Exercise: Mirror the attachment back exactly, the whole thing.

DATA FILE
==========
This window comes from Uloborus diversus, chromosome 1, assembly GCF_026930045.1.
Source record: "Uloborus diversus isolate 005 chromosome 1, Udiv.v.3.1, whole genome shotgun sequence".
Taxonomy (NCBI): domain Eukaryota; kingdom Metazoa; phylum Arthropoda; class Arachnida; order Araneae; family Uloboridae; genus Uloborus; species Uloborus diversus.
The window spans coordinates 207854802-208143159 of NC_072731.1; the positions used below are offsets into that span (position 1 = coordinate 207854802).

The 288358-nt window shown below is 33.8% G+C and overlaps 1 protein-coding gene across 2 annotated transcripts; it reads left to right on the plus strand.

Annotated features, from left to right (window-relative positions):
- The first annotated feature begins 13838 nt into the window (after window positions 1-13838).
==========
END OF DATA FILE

This window comes from Uloborus diversus, chromosome 1, assembly GCF_026930045.1.
Source record: "Uloborus diversus isolate 005 chromosome 1, Udiv.v.3.1, whole genome shotgun sequence".
Taxonomy (NCBI): domain Eukaryota; kingdom Metazoa; phylum Arthropoda; class Arachnida; order Araneae; family Uloboridae; genus Uloborus; species Uloborus diversus.
The window spans coordinates 207854802-208143159 of NC_072731.1; the positions used below are offsets into that span (position 1 = coordinate 207854802).

The 288358-nt window shown below is 33.8% G+C and overlaps 1 protein-coding gene across 2 annotated transcripts; it reads left to right on the plus strand.

Annotated features, from left to right (window-relative positions):
- The first annotated feature begins 13838 nt into the window (after window positions 1-13838).